Questions for Further Discussion
1. What is included in the differential diagnosis of different colored teeth? A review can be found here
2. What are indications for referral to a dentist?
3. What is the difference between a dentist, oral surgeon, and orthodontist?

Related Cases

To Learn More
To view pediatric review articles on this topic from the past year check PubMed.

Evidence-based medicine information on this topic can be found at SearchingPediatrics.com and the Cochrane Database of Systematic Reviews.

Information prescriptions for patients can be found at MedlinePlus for these topics: Tooth Decay and Child Dental Health.

To view current news articles on this topic check Google News.

To view images related to this topic check Google Images.

To view videos related to this topic check YouTube Videos.

Herrera D, Roldan S, Sanz M. The periodontal abscess: a review. J Clin Periodontol. 2000;27(6):377-386. doi:10.1034/j.1600-051x.2000.027006377.


Seow WK. Diagnosis and management of unusual dental abscesses in children. Aust Dent J. 2003;48(3):156-168. doi:10.1111/j.1834-7819.2003.tb00026.


Jenkins GW, Bresnen D, Jenkins E, Mullen N. Dental Abscess in Pediatric Patients: A Marker of Neglect. Pediatr Emerg Care. 2018;34(11):774-777. doi:10.1097/PEC.0000000000001611

Author
Donna M. D’Alessandro, MD
Professor of Pediatrics, University of Iowa

What Are the Main Acyanotic Congenital Heart Diseases?

Patient Presentation
An 8-year-old male was referred to the nephrology clinic of a regional children’s hospital for hypertension. The patient had been seen at a mobile free medical clinic and was noted to have an elevated blood pressure when taken several times with measurements in the 140s-150s systolic and 100-110s diastolic. The past medical history showed he had little medical care previously because he was relatively well per his parents, and he was partially vaccinated. The family history was negative for cardiac or renal disease. There was diabetes and possibly a stroke in two paternal family members. The social history revealed a pleasant immigrant family with limited educational and economic resources. The review of systems found no frequent infections, dyspnea, fatigue, lethargy, facial or extremity swelling, cyanosis, or failure to thrive (although the physicians suspected food insecurity). The patient did complain of intermittent headache but the family could not provide additional details.

The pertinent physical exam showed a thin male with height and weight in the 10%. Parents were also small individuals. Blood pressure was 158/112 in right upper extremity, 134/98 in left upper extremity, 138/104 in right lower extremity, and 128/96 in left lower extremity. HEENT was normal but it was difficult to see the optic discs. His cardiac examination had no murmurs, bruits or jugulovenous distension. His abdominal examination had no masses or hepatosplenomegaly. There was no peripheral edema.

The diagnosis of hypertension with abnormal four-point blood pressures made the diagnosis of coarctation of the aorta a strong possibility. The laboratory evaluation with normal urinalysis, electrolytes and full chemistry panel and thyroid studies was eventually normal. The nephrologist consulted the cardiologists who saw him that afternoon. Echocardiogram confirmed coarctation of the aorta. The patient was started on antihypertensive medication and was taken to the interventional cardiology suite 3 days later for angiography and balloon dilatation. He was followed for the next three months and was weaning down on the hypertensive medication. He missed his next appointment and the clinic social worker was told by his school that the family had moved out of the area.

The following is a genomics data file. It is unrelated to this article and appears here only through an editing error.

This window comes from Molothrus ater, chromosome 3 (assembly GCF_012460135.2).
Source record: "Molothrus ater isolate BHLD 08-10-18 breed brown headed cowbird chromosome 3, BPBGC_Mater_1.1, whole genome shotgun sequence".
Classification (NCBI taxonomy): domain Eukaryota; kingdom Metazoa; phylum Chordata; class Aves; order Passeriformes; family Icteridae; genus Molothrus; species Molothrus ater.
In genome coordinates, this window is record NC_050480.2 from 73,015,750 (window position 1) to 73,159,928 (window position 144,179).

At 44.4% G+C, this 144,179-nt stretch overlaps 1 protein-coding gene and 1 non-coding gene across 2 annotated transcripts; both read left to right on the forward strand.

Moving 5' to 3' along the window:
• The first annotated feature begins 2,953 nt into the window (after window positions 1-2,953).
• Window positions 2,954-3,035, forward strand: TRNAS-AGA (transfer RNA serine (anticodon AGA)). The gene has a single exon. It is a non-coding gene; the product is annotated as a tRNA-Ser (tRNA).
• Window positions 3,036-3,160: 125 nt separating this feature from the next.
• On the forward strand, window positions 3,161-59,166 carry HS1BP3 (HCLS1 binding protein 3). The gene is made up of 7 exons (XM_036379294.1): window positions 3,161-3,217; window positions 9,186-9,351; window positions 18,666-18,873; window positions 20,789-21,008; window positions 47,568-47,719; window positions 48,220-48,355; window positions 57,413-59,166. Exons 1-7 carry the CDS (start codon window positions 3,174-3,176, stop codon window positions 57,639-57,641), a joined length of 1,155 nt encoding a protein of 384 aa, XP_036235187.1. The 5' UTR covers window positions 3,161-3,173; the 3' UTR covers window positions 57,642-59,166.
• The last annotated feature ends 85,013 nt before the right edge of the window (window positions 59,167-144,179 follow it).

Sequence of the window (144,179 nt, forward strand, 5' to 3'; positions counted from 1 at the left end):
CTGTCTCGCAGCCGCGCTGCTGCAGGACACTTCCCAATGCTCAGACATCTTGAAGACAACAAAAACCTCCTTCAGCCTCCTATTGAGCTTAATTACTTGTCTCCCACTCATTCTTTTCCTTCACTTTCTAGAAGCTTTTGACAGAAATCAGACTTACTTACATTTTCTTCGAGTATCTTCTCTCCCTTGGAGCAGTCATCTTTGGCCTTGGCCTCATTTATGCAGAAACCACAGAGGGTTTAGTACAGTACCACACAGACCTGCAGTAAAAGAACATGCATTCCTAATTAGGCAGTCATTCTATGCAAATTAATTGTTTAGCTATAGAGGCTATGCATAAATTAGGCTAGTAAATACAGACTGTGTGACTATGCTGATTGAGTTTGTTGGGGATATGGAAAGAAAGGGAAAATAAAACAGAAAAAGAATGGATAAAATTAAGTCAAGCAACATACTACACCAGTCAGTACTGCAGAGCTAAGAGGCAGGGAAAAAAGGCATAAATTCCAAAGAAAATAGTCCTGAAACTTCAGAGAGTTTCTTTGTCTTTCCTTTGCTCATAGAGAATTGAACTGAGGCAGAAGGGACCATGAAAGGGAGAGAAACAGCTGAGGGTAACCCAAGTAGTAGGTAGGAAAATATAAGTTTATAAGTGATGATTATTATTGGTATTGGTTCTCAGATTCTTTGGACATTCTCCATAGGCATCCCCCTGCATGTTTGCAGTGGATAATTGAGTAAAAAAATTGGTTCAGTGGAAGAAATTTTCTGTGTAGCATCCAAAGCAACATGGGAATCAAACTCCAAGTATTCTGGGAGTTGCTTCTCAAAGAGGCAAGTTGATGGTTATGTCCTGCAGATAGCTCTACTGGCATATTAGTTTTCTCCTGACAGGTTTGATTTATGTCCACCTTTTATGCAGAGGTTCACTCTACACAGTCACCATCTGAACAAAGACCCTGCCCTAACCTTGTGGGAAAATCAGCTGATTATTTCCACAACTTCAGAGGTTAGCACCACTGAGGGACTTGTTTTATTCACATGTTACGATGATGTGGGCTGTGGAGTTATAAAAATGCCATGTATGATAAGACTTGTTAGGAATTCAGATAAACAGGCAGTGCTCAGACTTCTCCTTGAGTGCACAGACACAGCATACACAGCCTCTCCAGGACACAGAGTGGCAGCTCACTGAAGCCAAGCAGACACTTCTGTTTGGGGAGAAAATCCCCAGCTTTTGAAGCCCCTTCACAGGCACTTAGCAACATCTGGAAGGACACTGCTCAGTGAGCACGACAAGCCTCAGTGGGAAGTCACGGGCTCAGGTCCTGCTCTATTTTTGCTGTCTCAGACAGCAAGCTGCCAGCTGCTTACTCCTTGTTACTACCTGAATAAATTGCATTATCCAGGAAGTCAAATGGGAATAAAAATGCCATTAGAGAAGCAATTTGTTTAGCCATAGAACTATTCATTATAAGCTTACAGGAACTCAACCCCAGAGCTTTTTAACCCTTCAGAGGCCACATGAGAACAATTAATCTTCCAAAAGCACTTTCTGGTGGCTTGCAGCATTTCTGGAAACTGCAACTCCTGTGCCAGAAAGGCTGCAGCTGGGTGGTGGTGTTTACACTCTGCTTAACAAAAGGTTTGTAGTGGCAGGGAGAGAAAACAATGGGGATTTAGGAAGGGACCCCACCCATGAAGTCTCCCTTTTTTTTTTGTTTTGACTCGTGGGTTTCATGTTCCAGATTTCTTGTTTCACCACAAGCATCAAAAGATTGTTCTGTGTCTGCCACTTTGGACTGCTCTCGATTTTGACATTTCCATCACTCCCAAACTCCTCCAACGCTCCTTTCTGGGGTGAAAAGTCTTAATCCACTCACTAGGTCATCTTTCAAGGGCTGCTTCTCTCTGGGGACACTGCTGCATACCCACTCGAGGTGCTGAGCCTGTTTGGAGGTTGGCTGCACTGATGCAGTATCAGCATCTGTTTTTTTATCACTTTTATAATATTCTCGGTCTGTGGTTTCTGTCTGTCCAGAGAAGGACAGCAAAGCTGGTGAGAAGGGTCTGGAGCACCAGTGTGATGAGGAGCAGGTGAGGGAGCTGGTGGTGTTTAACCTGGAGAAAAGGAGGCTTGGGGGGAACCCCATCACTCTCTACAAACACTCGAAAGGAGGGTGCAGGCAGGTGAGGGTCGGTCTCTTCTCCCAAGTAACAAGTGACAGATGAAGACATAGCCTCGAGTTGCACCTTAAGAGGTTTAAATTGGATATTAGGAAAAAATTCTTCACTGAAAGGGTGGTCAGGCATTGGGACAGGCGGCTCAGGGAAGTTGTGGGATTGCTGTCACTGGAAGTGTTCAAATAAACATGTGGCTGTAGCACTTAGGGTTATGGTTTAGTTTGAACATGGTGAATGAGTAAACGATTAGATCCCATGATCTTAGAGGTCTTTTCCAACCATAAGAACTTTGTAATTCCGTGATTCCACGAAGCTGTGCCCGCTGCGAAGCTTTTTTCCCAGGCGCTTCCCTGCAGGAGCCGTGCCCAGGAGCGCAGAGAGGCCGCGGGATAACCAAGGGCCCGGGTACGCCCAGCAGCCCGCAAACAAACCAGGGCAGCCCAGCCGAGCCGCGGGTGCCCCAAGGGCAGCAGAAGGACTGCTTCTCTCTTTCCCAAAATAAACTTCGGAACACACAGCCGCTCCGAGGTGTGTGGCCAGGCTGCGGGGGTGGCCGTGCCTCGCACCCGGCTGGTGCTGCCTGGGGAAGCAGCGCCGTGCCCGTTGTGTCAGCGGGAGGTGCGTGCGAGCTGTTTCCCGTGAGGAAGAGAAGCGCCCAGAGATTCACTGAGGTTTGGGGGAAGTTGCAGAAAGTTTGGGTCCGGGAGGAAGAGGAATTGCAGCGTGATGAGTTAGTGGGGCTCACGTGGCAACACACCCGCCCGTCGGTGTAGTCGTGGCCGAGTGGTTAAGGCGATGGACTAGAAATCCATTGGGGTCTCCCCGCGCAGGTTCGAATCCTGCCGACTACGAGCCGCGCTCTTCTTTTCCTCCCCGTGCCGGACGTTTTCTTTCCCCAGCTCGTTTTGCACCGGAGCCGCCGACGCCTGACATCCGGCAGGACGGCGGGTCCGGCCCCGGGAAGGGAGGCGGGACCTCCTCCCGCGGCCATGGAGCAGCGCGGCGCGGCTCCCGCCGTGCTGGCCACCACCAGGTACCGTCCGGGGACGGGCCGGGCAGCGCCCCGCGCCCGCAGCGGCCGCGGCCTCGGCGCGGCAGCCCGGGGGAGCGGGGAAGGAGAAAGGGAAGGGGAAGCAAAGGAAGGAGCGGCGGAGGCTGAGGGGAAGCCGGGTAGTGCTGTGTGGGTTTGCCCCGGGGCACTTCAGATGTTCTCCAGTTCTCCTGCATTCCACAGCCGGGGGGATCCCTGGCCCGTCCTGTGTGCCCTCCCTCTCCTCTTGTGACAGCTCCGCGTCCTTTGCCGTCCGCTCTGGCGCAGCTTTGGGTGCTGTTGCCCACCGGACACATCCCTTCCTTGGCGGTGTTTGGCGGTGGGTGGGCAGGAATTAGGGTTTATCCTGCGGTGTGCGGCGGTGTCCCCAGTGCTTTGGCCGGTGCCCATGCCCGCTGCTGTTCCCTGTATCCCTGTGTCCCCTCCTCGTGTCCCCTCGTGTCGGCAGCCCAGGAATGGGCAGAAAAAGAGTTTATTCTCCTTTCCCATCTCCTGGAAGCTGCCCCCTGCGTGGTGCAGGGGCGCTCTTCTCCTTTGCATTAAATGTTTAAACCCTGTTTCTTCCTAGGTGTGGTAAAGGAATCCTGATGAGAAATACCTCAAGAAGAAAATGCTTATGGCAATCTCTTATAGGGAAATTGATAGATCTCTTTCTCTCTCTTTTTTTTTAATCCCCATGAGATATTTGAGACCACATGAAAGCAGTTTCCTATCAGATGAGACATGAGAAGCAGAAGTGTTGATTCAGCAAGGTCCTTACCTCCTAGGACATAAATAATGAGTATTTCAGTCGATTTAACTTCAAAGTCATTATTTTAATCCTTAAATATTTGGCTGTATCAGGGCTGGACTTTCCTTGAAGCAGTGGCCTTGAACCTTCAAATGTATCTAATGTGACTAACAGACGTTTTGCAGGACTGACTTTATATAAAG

Discussion
Congenital heart diseases (CHD) are malformations of the heart and great vessels. It occurs in about 5-8/1000 live births. Cyanotic congenital heart disease is often noted perinatally because of cyanosis, respiratory distress and/or poor feeding or other distress type problems. A review can be found here.

Acyanotic congenital heart disease (ACHD) can present at birth but often is seen in older children or adults unless the lesions are severe, especially obstructive lesions. Severe lesions may also cause cyanosis and distress type problems in patients also.

  • Shunting lesions cause problems by diverting blood flow into an abnormal location with frequent overflow of blood in that area.
    • Atrial septal defects (ASD)
      • Defect in the atrial septum. Occurs in 8-12% of CHD.
      • There are 4 types: ostium primum, ostium secundum, sinus venosus and coronary sinus.
      • Blood is shunted from left to right with right sided volume overload which causes dilatation of right sided structures.
      • Clinical
        • Patients are often asymptomatic with incidental murmur.
        • Murmur – Normal S1, fixed split S2, systolic ejection murmur in pulmonic area.
      • Evaluation
        • Electrocardiogram can show right bundle branch block with right atrial enlargement.
        • Chest radiograph shows cardiomegaly with pulmonary artery dilatation and increased pulmonary vascular markings.
      • Treatment – They can spontaneous close but this is not common after age 2 or if defect is > 8 mm. Small ones can be closed with devices. Larger ones may need percutaneous or cardiac surgery.